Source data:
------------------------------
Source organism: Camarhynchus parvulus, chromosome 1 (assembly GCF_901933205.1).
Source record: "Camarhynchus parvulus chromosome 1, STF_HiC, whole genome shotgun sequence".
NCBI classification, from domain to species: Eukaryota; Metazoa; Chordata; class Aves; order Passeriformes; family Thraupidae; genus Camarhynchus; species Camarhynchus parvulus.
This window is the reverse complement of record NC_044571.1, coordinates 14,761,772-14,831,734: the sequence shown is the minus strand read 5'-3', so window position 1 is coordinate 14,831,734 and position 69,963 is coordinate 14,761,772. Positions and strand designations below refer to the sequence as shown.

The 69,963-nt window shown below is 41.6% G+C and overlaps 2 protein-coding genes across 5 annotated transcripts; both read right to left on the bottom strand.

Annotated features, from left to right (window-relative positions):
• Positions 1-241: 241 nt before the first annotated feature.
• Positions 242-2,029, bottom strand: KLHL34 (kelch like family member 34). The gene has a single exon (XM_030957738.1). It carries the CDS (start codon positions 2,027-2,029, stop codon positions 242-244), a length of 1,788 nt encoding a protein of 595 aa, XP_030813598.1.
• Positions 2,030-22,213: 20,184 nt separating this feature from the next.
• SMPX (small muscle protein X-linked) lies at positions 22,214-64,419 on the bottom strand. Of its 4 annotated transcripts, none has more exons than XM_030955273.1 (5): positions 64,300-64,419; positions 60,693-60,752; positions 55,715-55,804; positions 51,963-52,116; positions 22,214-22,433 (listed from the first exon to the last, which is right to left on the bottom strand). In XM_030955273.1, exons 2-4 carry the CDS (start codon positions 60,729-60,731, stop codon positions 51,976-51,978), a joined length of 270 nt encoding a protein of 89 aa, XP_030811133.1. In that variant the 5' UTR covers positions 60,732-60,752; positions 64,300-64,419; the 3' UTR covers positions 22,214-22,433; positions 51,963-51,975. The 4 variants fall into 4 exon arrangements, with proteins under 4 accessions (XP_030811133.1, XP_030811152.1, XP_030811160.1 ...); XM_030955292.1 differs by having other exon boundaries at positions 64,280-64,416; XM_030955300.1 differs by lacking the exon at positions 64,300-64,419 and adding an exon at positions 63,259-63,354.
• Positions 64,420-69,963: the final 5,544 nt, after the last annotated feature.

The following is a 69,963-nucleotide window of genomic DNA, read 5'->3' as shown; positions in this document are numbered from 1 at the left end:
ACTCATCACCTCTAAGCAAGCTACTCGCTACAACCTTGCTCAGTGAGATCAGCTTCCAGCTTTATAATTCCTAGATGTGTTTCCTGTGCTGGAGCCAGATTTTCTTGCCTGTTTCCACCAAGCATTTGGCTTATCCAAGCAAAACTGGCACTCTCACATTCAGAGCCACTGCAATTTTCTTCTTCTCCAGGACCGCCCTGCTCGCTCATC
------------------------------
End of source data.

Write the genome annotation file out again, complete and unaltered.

Source organism: Camarhynchus parvulus, chromosome 1 (assembly GCF_901933205.1).
Source record: "Camarhynchus parvulus chromosome 1, STF_HiC, whole genome shotgun sequence".
NCBI classification, from domain to species: Eukaryota; Metazoa; Chordata; class Aves; order Passeriformes; family Thraupidae; genus Camarhynchus; species Camarhynchus parvulus.
This window is the reverse complement of record NC_044571.1, coordinates 14,761,772-14,831,734: the sequence shown is the minus strand read 5'-3', so window position 1 is coordinate 14,831,734 and position 69,963 is coordinate 14,761,772. Positions and strand designations below refer to the sequence as shown.

The 69,963-nt window shown below is 41.6% G+C and overlaps 2 protein-coding genes across 5 annotated transcripts; both read right to left on the bottom strand.

Annotated features, from left to right (window-relative positions):
• Positions 1-241: 241 nt before the first annotated feature.
• Positions 242-2,029, bottom strand: KLHL34 (kelch like family member 34). The gene has a single exon (XM_030957738.1). It carries the CDS (start codon positions 2,027-2,029, stop codon positions 242-244), a length of 1,788 nt encoding a protein of 595 aa, XP_030813598.1.
• Positions 2,030-22,213: 20,184 nt separating this feature from the next.
• SMPX (small muscle protein X-linked) lies at positions 22,214-64,419 on the bottom strand. Of its 4 annotated transcripts, none has more exons than XM_030955273.1 (5): positions 64,300-64,419; positions 60,693-60,752; positions 55,715-55,804; positions 51,963-52,116; positions 22,214-22,433 (listed from the first exon to the last, which is right to left on the bottom strand). In XM_030955273.1, exons 2-4 carry the CDS (start codon positions 60,729-60,731, stop codon positions 51,976-51,978), a joined length of 270 nt encoding a protein of 89 aa, XP_030811133.1. In that variant the 5' UTR covers positions 60,732-60,752; positions 64,300-64,419; the 3' UTR covers positions 22,214-22,433; positions 51,963-51,975. The 4 variants fall into 4 exon arrangements, with proteins under 4 accessions (XP_030811133.1, XP_030811152.1, XP_030811160.1 ...); XM_030955292.1 differs by having other exon boundaries at positions 64,280-64,416; XM_030955300.1 differs by lacking the exon at positions 64,300-64,419 and adding an exon at positions 63,259-63,354.
• Positions 64,420-69,963: the final 5,544 nt, after the last annotated feature.

The following is a 69,963-nucleotide window of genomic DNA, read 5'->3' as shown; positions in this document are numbered from 1 at the left end:
ACTCATCACCTCTAAGCAAGCTACTCGCTACAACCTTGCTCAGTGAGATCAGCTTCCAGCTTTATAATTCCTAGATGTGTTTCCTGTGCTGGAGCCAGATTTTCTTGCCTGTTTCCACCAAGCATTTGGCTTATCCAAGCAAAACTGGCACTCTCACATTCAGAGCCACTGCAATTTTCTTCTTCTCCAGGACCGCCCTGCTCGCTCATC